The last few weeks he had been so tired. Even getting up to eat had been a struggle, and the only time he wanted to go outside was to relieve himself. He remembered that his owner had seemed different during those days, though he couldn’t recall exactly how. His owner wasn’t like him. When his owner smiled it was never just a smile, there was always something else underneath, something submerged and unspoken. It made Rufus sad to think of his owner that way, but he always appeared a bit better after they had spent time together.
Behind him Rufus heard a hiss and he turned to see a gray and white alley cat looking down at him from the top of a fence post.
This would be a good chase and Rufus was sure that he could catch the cat, but it didn’t seem important to him the way it once had. The cat hissed again and Rufus barked once and watched as the cat retreated back along the fence.
It was strange to him that he no longer wanted to chase cats or rabbits or squirrels, considering it had once been his favorite thing in the world. Even when he was no longer able to do it, the desire had still been there, like an itch that lingered just out of reach. That had been the hardest part of growing old, the wanting of familiar pleasures and knowing that they were no longer his to have.
Fortunately he had also always loved a good nap and in his autumn years he had become an expert at it. When he slept he often dreamt of his younger days chasing critters for hours on end with swift and steady legs and a body that never seemed to need rest.
It occurred to him that maybe this new feeling was also a dream. When he walked he could hear the click of his claws on the asphalt and feel the heat on the pads of his paws. The breeze was sweet and smelled of cut grass and flowers. There was a residual static charge in the air left over from the storm and it made the fur along his spine stand up in a pleasant tingle.
If this was a dream, he hoped that no one ever woke him.
The girl sitting behind the front desk at the animal shelter couldn’t have been more than fifteen, which surprised Stan. Every job he’d had at that age had been menial and mind- numbing and he had assumed that all teenage jobs were. Granted, he didn’t know anything about what the girl did there, but it seemed like it had to be a lot better than mopping floors or washing cars.
“Good morning.” the girl said. “Were you looking for a dog or a cat today?”
“I’m actually not here for a pet. I adopted a dog from you guys about eight years ago.”
“That’s great. How is your dog doing?”
“Oh, he um…he passed away recently.”
“I’m sorry to hear that.”
“Thank you,” Stan said, not quite meeting the girl’s gaze. He suddenly felt awkward being there like he had walked into the middle of someone’s wedding and announced he had just gotten divorced.
“Is there something I can help you with?” the girl said tentatively.
“Those microchips that you put in the animals, do you have a way to track them?”
“We have scanners that can read the chip if someone comes in with a stray. It gives us the owner info and we contact them.”
“So it’s not like a GPS then?”
“No, it’s just a form of digital identification in case the animal doesn’t have a collar and tags.”
“Right, that makes sense.”
“I hope I’m not being too forward, but can I ask what you’re looking for?”
“I buried my dog in my backyard. I know you’re not supposed to.”
“Lots of people do it.”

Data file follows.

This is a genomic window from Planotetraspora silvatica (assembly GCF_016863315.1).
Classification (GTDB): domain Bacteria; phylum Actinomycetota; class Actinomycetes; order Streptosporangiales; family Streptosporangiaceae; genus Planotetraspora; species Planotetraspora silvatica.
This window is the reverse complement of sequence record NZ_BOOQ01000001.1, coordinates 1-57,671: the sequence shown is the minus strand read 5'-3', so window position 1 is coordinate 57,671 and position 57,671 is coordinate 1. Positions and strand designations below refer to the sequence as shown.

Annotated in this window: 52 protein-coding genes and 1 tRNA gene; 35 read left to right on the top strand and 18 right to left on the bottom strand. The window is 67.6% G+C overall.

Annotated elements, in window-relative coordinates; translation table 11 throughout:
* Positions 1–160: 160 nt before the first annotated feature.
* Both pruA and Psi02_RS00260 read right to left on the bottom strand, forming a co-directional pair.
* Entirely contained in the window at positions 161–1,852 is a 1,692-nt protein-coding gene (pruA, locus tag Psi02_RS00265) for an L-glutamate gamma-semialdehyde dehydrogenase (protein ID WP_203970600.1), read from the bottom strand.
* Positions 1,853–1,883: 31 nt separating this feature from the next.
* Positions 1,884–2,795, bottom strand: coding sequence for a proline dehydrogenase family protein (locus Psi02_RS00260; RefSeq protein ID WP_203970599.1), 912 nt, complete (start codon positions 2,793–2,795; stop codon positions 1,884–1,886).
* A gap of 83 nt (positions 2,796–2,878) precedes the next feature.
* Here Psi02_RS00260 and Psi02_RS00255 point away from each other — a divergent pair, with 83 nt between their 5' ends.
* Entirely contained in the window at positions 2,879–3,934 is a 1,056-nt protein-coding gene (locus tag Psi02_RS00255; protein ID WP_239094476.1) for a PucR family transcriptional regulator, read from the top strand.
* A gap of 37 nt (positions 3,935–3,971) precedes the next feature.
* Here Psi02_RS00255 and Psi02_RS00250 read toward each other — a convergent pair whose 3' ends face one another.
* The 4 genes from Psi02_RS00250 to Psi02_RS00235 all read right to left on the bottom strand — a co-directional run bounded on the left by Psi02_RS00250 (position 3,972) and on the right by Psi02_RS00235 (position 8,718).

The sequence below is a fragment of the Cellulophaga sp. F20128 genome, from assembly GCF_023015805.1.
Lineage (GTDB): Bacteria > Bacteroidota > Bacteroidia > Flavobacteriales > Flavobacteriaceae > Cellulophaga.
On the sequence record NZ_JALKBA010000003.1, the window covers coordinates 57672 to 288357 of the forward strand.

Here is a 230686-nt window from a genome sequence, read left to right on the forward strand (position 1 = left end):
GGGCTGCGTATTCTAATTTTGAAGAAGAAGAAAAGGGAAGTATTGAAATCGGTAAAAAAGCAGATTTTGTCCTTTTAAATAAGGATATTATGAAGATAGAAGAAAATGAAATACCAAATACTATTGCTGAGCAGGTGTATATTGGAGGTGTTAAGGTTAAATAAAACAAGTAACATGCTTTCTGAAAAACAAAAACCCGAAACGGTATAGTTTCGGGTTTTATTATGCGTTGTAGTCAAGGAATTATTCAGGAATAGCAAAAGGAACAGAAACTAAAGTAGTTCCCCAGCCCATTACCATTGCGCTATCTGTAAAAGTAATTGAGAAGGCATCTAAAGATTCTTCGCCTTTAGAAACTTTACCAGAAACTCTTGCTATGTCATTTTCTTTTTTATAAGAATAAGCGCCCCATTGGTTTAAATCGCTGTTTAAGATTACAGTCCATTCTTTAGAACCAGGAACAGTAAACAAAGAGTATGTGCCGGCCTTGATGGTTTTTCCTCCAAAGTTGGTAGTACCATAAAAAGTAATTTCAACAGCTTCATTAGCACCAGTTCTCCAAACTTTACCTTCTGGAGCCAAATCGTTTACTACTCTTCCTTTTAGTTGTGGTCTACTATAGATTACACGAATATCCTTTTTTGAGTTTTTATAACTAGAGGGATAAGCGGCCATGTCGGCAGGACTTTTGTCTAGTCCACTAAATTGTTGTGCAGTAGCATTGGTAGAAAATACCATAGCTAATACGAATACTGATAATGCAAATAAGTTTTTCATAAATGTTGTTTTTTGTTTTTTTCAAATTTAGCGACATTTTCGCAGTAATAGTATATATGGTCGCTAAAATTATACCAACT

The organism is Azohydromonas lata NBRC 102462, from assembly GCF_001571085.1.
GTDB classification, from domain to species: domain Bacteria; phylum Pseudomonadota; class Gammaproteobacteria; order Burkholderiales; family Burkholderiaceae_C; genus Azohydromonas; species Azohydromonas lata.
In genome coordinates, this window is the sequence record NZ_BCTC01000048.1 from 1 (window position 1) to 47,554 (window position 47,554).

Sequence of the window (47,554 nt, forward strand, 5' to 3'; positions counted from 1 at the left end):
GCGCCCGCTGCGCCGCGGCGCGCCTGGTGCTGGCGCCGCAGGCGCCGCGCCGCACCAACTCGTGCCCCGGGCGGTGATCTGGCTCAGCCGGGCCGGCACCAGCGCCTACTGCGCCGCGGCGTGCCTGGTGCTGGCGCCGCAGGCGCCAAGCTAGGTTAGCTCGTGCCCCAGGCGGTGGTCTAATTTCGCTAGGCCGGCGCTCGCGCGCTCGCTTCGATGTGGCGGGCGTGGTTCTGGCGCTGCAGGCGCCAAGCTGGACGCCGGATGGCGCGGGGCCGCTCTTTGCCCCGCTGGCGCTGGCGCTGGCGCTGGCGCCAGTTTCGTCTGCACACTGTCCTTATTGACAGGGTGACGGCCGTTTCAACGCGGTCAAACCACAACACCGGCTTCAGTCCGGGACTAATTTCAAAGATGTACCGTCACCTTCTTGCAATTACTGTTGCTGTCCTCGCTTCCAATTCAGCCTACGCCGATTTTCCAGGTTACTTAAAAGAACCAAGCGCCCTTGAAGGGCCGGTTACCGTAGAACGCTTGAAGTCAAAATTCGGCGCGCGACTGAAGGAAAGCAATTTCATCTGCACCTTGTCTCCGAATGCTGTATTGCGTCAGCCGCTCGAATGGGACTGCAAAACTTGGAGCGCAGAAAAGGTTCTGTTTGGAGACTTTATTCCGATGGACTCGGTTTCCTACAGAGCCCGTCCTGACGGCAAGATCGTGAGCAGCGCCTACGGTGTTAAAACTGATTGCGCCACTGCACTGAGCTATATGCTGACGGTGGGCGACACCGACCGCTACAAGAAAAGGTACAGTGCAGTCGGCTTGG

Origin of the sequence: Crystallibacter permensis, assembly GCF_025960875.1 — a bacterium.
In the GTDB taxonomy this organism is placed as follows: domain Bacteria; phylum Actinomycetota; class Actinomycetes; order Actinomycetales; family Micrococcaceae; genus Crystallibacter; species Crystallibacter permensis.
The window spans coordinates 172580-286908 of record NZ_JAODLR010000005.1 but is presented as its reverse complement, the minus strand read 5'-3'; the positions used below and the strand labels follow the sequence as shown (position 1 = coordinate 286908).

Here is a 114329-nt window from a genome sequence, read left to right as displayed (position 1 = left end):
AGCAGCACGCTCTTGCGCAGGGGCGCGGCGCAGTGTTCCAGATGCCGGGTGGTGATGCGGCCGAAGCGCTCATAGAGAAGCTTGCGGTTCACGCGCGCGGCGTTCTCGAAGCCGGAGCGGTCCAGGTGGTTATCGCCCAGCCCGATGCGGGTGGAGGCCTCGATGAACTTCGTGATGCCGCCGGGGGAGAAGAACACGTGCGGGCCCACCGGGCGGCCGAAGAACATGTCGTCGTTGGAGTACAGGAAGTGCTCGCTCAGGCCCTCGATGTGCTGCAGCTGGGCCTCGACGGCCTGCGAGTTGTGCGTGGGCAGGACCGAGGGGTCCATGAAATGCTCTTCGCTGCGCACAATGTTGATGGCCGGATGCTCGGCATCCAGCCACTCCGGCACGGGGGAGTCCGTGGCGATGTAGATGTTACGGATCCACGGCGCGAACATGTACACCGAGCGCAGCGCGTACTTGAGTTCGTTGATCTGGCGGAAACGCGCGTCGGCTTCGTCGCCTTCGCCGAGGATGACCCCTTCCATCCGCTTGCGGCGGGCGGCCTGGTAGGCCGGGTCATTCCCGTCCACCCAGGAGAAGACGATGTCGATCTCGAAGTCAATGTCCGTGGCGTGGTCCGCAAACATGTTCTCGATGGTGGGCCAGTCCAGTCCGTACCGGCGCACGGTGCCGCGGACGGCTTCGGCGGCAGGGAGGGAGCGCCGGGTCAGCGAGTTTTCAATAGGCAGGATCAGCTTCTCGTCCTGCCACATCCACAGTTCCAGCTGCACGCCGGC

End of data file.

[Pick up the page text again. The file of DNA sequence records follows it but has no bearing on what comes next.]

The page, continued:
“The problem is that after I buried him something came and dug him up and now he…I mean his body…it’s missing….”
“I’m so sorry, that’s terrible.”
“I can check our system to see if any other shelter or veterinary clinic posted anything about it. Usually remains are handled by animal control, but it’s possible that someone could have found him and brought him in.”
“No problem.” the girl said and began typing into the keyboard in front of her. “You can have a seat if you want. This might take a few minutes.”
Stan sat down in one of the brightly colored plastic chairs and grabbed a copy of Cat Fancy off the coffee table. He had never been a cat person. Something about them had always seemed vaguely sinister to him. His girlfriend in college had a pair of cats and they always looked at Stan as if they were planning to do something to him. Often he caught them casting meaningful glances at one another and then turning in his direction as if to confirm that he had been the subject of their exchange.
The girl looked up from her monitor. “It doesn’t look like anyone has reported finding anything in the last few days.”
“Thanks anyway, I really appreciate your help.”
“If you want you could leave your number and I could call you if I hear anything?”
The girl handed him a small pad of paper and a pen and Stan jotted down his cell number.
“Thanks again,” Stan said and gave a small smile as he exited the shelter and climbed back into his car.
He wasn’t sure what to do now. This had been his only real lead and even it had been a long shot. All he could think of was searching the area near his house and hoping he got lucky. That seemed like a needle and haystack situation, but he didn’t have any other ideas.
He pulled out of the parking lot and pointed his car towards home, rolling down the windows for a clearer view and driving slow so that he wouldn’t miss anything.
As Rufus approached the park he began to hear the telltale noises of children at play. Shouts and shrieks and squeals of pure joy erupting from them as effortlessly as water flowing downstream. It was a wonderful sound and one that he had missed more than he realized, his trips to the park having abruptly ended when his hind legs gave out on him. At the time he had grudgingly accepted this and reconciled himself to the fresh air and sunshine of the backyard, but he had thought often about the feel of woodchips scattering beneath his paws as he scampered with the children around the playground, and of his heart pounding in his chest as he sprinted through the open field behind the baseball diamond.